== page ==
2020 Snapshot: Garth Nix

Garth Nix has been a full-time writer since 2001, but has also worked as a literary agent, marketing consultant, book editor, book publicist, book sales representative, bookseller, and as a part-time soldier in the Australian Army Reserve.

Garth’s books include the Old Kingdom fantasy series, comprising Sabriel, Lirael; Abhorsen; Clariel and Goldenhand; SF novels Shade’s Children and A Confusion of Princes; and a Regency romance with magic, Newt’s Emerald. His novels for children include The Ragwitch; the six books of The Seventh Tower sequence; The Keys to the Kingdom series and others. He has co-written several books with Sean Williams, including the Troubletwisters series; Spirit Animals Book Three: Blood Ties; Have Sword, Will Travel; and the forthcoming sequel Let Sleeping Dragons Lie. A contributor to many anthologies and magazines, Garth’s selected short fiction has been collected in Across the Wall and To Hold the Bridge.

More than five million copies of his books have been sold around the world, they have appeared on the bestseller lists of The New York Times, Publishers Weekly and USA Today and his work has been translated into 42 languages. One of his most recent book, Frogkisser!, is now being developed as a film by Twentieth Century Fox/Blue Sky Animation.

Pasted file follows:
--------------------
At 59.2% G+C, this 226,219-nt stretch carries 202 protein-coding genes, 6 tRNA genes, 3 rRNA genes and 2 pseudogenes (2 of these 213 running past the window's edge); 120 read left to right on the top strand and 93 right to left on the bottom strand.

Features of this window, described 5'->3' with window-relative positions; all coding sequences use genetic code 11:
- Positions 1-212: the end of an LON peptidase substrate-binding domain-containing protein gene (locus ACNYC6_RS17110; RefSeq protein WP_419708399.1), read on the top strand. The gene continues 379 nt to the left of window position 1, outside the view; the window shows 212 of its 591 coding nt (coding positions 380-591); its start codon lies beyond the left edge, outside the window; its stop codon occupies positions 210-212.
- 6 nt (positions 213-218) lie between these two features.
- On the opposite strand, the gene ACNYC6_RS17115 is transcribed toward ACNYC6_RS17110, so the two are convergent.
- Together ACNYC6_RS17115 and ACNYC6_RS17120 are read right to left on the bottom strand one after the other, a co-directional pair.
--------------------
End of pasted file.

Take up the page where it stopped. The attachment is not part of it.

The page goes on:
1. Tell us about your recent publications/projects?

My most recent novel is Angel Mage (October 2019), a high fantasy adventure that is also an homage to Alexandre Dumas, without being a retelling of The Three Musketeers. I’ve also had several short stories published in the last six months or so, including “Dislocation Space” and “The Case of the Somewhat Mythic Sword” which appeared on Tor.com; “Cut Me Another Quill, Mister Fitz” in The Book of Dragons edited by Jonathan Strahan; and “Many Mouths to Make a Meal” in Final Cuts edited by Ellen Datlow.

2. What has been the best publishing experience of your career so far?

I’ve been in this business a long time, and have been fortunate enough to have many good publishing experiences. The good and the bad tend to be mixed up somewhat, rather than one whole experience being entirely good or entirely bad. That said, sometimes everything goes super smoothly and well, with great results. The first publication of Sabriel in the UK would fit that description, in 2002 (following on from Australia in 1995 and the USA in 1996).

3. Which recent Australian/NZ work would you recommend to international fans interested in expanding their Antipodean spec fic knowledge?

Kathleen Jenning’s novel Flyaway is a very interesting Australian Gothic/English faerie mixture, capturing both the geographical horror of small town Australia and the bush, combined with the imported fear of changelings and the Faerie realm.

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